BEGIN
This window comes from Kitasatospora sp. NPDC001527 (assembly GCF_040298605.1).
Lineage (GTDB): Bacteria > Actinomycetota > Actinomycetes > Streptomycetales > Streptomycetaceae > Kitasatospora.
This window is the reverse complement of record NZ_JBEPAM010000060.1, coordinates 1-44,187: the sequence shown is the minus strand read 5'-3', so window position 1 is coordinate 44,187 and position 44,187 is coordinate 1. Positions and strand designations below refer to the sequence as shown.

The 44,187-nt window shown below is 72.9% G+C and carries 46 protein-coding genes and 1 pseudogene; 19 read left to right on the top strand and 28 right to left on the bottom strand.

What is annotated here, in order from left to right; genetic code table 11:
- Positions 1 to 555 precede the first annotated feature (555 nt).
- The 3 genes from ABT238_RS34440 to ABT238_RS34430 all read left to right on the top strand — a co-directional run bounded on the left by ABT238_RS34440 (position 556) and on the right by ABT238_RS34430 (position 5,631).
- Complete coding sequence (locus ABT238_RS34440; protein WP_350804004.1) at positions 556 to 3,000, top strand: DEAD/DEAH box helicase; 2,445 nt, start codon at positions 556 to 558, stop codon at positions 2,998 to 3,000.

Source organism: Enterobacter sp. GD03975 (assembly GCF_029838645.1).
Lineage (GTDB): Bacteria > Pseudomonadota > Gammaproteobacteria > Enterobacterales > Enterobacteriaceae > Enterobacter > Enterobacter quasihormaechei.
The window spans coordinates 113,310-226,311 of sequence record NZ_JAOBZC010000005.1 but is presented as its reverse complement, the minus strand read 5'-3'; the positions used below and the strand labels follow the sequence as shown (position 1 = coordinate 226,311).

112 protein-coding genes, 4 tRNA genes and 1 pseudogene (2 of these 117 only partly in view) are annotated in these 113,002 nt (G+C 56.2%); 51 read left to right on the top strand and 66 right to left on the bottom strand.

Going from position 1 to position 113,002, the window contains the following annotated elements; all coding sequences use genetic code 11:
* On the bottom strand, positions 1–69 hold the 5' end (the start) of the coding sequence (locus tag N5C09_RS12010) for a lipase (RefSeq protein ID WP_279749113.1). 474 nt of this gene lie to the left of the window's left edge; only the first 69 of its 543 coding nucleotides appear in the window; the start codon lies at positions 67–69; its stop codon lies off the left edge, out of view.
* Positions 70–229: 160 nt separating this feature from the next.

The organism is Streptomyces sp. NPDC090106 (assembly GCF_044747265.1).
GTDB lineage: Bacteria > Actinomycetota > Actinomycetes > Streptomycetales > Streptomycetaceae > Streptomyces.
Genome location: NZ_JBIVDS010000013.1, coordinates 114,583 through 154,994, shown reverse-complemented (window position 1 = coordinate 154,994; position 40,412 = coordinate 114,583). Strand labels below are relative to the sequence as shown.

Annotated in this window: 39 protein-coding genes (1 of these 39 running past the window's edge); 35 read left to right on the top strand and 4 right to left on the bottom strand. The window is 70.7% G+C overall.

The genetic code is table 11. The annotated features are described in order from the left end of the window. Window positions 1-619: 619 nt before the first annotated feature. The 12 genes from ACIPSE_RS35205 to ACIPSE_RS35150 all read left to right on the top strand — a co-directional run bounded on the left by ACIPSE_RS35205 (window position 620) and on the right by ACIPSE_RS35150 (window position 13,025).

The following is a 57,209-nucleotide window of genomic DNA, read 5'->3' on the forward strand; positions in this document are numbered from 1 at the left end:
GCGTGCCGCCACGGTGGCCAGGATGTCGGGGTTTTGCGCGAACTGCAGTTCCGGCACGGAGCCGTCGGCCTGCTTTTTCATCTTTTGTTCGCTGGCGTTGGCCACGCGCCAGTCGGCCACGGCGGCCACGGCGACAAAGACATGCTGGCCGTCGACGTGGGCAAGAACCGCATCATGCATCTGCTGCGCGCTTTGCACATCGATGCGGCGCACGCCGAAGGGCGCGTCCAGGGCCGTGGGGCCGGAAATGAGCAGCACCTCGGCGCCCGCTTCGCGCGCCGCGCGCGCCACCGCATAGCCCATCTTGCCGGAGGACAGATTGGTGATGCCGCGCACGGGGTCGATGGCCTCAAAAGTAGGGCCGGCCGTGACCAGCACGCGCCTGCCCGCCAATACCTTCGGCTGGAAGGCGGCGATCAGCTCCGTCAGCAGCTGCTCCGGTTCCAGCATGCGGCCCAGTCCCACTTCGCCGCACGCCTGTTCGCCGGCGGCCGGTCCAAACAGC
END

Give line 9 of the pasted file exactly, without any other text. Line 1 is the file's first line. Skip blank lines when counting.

Source organism: Enterobacter sp. GD03975 (assembly GCF_029838645.1).